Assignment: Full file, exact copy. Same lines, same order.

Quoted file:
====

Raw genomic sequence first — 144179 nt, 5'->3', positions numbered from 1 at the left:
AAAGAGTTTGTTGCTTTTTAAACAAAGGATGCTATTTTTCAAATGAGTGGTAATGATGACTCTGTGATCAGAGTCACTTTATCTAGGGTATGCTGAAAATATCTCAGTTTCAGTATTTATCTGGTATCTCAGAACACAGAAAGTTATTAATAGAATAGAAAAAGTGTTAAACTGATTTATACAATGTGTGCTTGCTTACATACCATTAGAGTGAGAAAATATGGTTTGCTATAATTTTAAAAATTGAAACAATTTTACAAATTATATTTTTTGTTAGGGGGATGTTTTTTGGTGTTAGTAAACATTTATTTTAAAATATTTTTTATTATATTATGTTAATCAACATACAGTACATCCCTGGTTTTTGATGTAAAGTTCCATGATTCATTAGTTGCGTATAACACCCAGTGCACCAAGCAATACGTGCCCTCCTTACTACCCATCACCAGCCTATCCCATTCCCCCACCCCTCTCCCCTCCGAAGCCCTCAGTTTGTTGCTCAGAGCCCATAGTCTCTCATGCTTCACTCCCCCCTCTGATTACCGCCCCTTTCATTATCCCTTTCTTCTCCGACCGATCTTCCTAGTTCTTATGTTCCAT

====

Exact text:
Raw genomic sequence first — 144179 nt, 5'->3', positions numbered from 1 at the left:
AAAGAGTTTGTTGCTTTTTAAACAAAGGATGCTATTTTTCAAATGAGTGGTAATGATGACTCTGTGATCAGAGTCACTTTATCTAGGGTATGCTGAAAATATCTCAGTTTCAGTATTTATCTGGTATCTCAGAACACAGAAAGTTATTAATAGAATAGAAAAAGTGTTAAACTGATTTATACAATGTGTGCTTGCTTACATACCATTAGAGTGAGAAAATATGGTTTGCTATAATTTTAAAAATTGAAACAATTTTACAAATTATATTTTTTGTTAGGGGGATGTTTTTTGGTGTTAGTAAACATTTATTTTAAAATATTTTTTATTATATTATGTTAATCAACATACAGTACATCCCTGGTTTTTGATGTAAAGTTCCATGATTCATTAGTTGCGTATAACACCCAGTGCACCAAGCAATACGTGCCCTCCTTACTACCCATCACCAGCCTATCCCATTCCCCCACCCCTCTCCCCTCCGAAGCCCTCAGTTTGTTGCTCAGAGCCCATAGTCTCTCATGCTTCACTCCCCCCTCTGATTACCGCCCCTTTCATTATCCCTTTCTTCTCCGACCGATCTTCCTAGTTCTTATGTTCCAT